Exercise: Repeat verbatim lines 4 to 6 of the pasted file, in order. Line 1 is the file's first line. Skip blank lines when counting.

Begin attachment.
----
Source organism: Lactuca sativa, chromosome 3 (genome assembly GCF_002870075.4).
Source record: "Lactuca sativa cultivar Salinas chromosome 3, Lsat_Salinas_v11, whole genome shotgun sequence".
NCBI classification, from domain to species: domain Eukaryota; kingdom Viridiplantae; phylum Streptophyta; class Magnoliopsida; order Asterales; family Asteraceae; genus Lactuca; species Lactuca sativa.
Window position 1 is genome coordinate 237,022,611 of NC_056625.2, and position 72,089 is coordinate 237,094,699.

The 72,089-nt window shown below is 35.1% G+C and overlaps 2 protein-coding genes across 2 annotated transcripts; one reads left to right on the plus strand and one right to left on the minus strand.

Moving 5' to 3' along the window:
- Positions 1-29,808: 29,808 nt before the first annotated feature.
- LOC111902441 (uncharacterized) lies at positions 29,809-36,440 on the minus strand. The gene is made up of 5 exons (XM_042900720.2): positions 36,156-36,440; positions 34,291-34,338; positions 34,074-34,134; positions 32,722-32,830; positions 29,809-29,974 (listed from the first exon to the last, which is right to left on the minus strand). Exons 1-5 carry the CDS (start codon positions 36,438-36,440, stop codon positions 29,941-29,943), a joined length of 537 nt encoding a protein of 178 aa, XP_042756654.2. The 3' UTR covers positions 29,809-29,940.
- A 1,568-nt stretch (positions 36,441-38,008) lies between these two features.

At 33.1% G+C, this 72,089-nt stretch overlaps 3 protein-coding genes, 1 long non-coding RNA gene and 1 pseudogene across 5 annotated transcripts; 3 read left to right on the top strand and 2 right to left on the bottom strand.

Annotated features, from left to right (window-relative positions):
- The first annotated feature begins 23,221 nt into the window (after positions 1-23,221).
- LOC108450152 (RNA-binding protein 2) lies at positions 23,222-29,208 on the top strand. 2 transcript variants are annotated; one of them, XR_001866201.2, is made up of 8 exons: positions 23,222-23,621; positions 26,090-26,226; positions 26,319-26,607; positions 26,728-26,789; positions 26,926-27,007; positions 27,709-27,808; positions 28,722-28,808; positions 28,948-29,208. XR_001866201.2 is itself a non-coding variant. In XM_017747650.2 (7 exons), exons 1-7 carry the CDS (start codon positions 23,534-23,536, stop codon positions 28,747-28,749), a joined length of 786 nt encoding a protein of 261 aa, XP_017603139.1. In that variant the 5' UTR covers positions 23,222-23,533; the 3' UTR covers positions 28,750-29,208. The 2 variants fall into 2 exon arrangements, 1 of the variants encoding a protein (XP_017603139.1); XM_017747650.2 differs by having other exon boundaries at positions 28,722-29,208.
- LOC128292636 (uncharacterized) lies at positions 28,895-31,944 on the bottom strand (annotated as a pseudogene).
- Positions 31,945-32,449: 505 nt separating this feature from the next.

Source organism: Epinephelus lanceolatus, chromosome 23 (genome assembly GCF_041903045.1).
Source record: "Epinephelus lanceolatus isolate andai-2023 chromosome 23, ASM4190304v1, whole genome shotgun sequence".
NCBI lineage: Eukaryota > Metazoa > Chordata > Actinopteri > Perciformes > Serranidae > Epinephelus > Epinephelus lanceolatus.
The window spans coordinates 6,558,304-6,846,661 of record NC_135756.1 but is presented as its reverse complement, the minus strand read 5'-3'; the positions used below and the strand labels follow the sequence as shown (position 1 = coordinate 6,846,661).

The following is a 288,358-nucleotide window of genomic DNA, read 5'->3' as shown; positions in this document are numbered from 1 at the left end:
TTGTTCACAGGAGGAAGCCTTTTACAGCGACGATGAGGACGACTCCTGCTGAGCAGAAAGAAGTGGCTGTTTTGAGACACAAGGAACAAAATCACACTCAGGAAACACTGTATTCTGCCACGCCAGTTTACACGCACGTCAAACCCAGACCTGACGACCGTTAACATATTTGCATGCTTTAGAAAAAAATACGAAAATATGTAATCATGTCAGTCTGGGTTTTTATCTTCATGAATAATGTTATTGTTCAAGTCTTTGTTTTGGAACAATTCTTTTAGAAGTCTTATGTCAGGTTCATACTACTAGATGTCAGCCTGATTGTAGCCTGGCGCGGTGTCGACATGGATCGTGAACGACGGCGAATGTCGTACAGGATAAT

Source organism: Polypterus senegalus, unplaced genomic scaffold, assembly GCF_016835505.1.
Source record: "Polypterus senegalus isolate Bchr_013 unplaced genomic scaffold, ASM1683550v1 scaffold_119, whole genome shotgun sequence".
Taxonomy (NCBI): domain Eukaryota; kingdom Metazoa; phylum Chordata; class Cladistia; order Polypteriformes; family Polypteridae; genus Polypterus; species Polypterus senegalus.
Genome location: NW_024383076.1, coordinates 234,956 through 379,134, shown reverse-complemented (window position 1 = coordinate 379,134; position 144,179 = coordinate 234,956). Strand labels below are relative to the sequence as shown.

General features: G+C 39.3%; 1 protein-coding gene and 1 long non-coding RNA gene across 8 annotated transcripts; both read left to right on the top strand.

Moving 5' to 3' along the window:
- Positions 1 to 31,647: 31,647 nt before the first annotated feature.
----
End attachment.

Window position 1 is genome coordinate 237,022,611 of NC_056625.2, and position 72,089 is coordinate 237,094,699.

The 72,089-nt window shown below is 35.1% G+C and overlaps 2 protein-coding genes across 2 annotated transcripts; one reads left to right on the plus strand and one right to left on the minus strand.

Moving 5' to 3' along the window: